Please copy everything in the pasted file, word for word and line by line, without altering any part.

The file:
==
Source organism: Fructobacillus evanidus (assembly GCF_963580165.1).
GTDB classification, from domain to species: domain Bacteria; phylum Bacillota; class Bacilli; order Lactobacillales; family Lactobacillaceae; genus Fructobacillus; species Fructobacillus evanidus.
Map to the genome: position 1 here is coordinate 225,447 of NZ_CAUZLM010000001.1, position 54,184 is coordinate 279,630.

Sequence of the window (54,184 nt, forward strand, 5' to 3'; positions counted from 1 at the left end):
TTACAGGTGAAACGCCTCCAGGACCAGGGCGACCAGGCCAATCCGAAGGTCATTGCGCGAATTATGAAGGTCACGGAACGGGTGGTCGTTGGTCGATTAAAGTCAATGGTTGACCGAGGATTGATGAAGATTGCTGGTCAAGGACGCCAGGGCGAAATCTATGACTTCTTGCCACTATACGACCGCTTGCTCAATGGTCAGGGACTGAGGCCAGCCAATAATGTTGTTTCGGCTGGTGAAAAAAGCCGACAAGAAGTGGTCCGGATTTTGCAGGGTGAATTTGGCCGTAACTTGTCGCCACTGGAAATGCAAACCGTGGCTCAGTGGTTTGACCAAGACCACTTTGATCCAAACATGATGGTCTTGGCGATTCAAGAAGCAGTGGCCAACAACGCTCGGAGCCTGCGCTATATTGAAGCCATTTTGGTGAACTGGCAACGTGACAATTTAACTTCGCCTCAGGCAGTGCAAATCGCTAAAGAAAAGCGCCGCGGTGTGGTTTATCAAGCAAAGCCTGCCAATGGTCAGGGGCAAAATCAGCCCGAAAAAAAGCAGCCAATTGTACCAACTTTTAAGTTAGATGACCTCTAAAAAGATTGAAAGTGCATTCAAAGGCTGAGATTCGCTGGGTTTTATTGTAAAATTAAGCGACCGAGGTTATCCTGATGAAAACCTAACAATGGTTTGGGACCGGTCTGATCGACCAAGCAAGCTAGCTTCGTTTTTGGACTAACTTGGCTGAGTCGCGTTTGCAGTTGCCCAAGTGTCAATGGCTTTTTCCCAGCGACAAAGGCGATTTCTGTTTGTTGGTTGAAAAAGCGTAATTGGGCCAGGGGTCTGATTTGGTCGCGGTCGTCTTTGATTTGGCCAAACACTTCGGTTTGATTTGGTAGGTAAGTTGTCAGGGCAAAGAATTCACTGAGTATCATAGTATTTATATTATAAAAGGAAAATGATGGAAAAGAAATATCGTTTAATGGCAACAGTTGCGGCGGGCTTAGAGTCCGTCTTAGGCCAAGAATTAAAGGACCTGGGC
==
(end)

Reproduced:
Source organism: Fructobacillus evanidus (assembly GCF_963580165.1).
GTDB classification, from domain to species: domain Bacteria; phylum Bacillota; class Bacilli; order Lactobacillales; family Lactobacillaceae; genus Fructobacillus; species Fructobacillus evanidus.
Map to the genome: position 1 here is coordinate 225,447 of NZ_CAUZLM010000001.1, position 54,184 is coordinate 279,630.

Sequence of the window (54,184 nt, forward strand, 5' to 3'; positions counted from 1 at the left end):
TTACAGGTGAAACGCCTCCAGGACCAGGGCGACCAGGCCAATCCGAAGGTCATTGCGCGAATTATGAAGGTCACGGAACGGGTGGTCGTTGGTCGATTAAAGTCAATGGTTGACCGAGGATTGATGAAGATTGCTGGTCAAGGACGCCAGGGCGAAATCTATGACTTCTTGCCACTATACGACCGCTTGCTCAATGGTCAGGGACTGAGGCCAGCCAATAATGTTGTTTCGGCTGGTGAAAAAAGCCGACAAGAAGTGGTCCGGATTTTGCAGGGTGAATTTGGCCGTAACTTGTCGCCACTGGAAATGCAAACCGTGGCTCAGTGGTTTGACCAAGACCACTTTGATCCAAACATGATGGTCTTGGCGATTCAAGAAGCAGTGGCCAACAACGCTCGGAGCCTGCGCTATATTGAAGCCATTTTGGTGAACTGGCAACGTGACAATTTAACTTCGCCTCAGGCAGTGCAAATCGCTAAAGAAAAGCGCCGCGGTGTGGTTTATCAAGCAAAGCCTGCCAATGGTCAGGGGCAAAATCAGCCCGAAAAAAAGCAGCCAATTGTACCAACTTTTAAGTTAGATGACCTCTAAAAAGATTGAAAGTGCATTCAAAGGCTGAGATTCGCTGGGTTTTATTGTAAAATTAAGCGACCGAGGTTATCCTGATGAAAACCTAACAATGGTTTGGGACCGGTCTGATCGACCAAGCAAGCTAGCTTCGTTTTTGGACTAACTTGGCTGAGTCGCGTTTGCAGTTGCCCAAGTGTCAATGGCTTTTTCCCAGCGACAAAGGCGATTTCTGTTTGTTGGTTGAAAAAGCGTAATTGGGCCAGGGGTCTGATTTGGTCGCGGTCGTCTTTGATTTGGCCAAACACTTCGGTTTGATTTGGTAGGTAAGTTGTCAGGGCAAAGAATTCACTGAGTATCATAGTATTTATATTATAAAAGGAAAATGATGGAAAAGAAATATCGTTTAATGGCAACAGTTGCGGCGGGCTTAGAGTCCGTCTTAGGCCAAGAATTAAAGGACCTGGGC